Constable: McHenry County teen fiddles away her political stress
During another tense weekend of fear, anger, confusion and protests fueled by the Trump Administration's travel restrictions on people entering the United States from seven Muslim-majority nations, a simple song rose above the din at airports in Philadelphia, Denver, Washington, D.C., and even Grand Rapids, Michigan.
"This land is your land, this land is my land," sang protesters of different backgrounds, ages, colors, heritages and religions. The singers weren't always in key, and some of the lyrics got messed up, but the performers always managed to bring it home at the end with, "This land was made for you and me."
Using Woody Guthrie's old folk song to capture the modern mood makes perfect sense to 18-year-old Georgia Rae Mussared of Richmond, a fiddling champion and anchor of the Georgia Rae Family Band.
"I think folk music is called folk music because it's music for the people, by the people," says the McHenry County teen, who goes by Georgia Rae. "Sometimes folk music does have the stereotype of being simple, and sometimes the songs are simple. But then you have more room for your emotions and how you are feeling. With folk music, you have the freedom to change it."
Georgia Rae has changed her own style during her career. She started taking violin lessons at age 5 from a teacher who used the Suzuki method, recognized for its ability to start children playing at a very young age. "But then she (her first violin teacher) went away to college and my mom found me a fiddle teacher," Georgia Rae says.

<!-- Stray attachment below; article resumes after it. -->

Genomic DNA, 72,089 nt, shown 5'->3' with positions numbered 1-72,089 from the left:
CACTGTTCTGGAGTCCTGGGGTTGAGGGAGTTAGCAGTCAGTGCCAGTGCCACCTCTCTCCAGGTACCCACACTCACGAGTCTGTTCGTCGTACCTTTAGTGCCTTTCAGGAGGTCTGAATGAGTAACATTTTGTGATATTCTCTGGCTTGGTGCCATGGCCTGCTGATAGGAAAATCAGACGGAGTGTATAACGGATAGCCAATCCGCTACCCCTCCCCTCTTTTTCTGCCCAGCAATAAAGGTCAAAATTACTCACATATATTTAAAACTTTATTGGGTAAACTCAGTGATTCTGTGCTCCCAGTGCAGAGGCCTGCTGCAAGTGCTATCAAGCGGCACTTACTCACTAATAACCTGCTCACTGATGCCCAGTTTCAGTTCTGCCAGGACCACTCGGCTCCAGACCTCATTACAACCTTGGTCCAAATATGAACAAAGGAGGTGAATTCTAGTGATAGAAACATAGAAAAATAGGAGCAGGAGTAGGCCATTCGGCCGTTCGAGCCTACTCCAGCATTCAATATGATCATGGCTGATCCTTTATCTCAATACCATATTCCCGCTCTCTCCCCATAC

A part-time student at Richmond-Burton Community High School, Georgia Rae won the Illinois fiddle championship in 2013 and 2015, the Wisconsin title in 2014, the Minnesota crown in 2015 and 2016, and she and fiddle partner Shawn Drake won state titles in Minnesota and Colorado before winning the National Old Time Fiddlers Twin Division last year.
"I love it just as much as any violin player," Georgia Rae says of her fiddle. "I play it about four hours a day, and more in the summer when I don't have school."
The distinction between a violin and a fiddle is a matter of semantics. Teaching fiddle students three days a week, Georgia Rae says she recently recognized a song in a Suzuki violin book as "an old folk tune I know." Asked to point out the difference between a classical violin and the stringed instrument she plays, Georgia Rae says, "A fiddle, you can spill beer on."
But she recently joined the Lake Geneva Symphony Orchestra as a violin player. "I bought myself a cello a year ago and I'm messing around with that," she adds. "And I'm getting into jazz."
The Georgia Rae Family Band includes her sisters, Kelly Jo, 21, who plays smaller instruments and is the lead singer; Quin, 16, who plays mandolin, and bassist Joe Burie, 19. of Wisconsin. The group performs at 8 p.m. on Friday, Feb. 17, at the Elbo Room, 2871 N. Lincoln Ave, in Chicago, Tickets are $10. Visit elboroomlive.com for details.
"I've lived my whole life with a cornfield in my backyard and cows across the street," Georgia Rae says. "I'll be super-excited to play in the city."
The girls' mother, Roni, is a musician, while their father, Mark, is a member of Cement Masons Union Local 502, and "his hands are a little too beat up to tackle a string instrument," Georgia Rae says with a laugh.
"It's just going to be a place to love each other and play some nice music," Georgia Rae says of the Elbo Room gig. "No matter what you believe or think, we can all relate to the music, the universal language."
William Congreve, an English playwright in the late 17th and early 18th Century, once wrote, "Music has charms to soothe a savage breast," and Gloria Rae says folk music can be adapted to help everyone cope with the pressures of today.
"It's definitely helped me with all my political stress," Georgia Rae says. "I've been sitting in my room, playing music."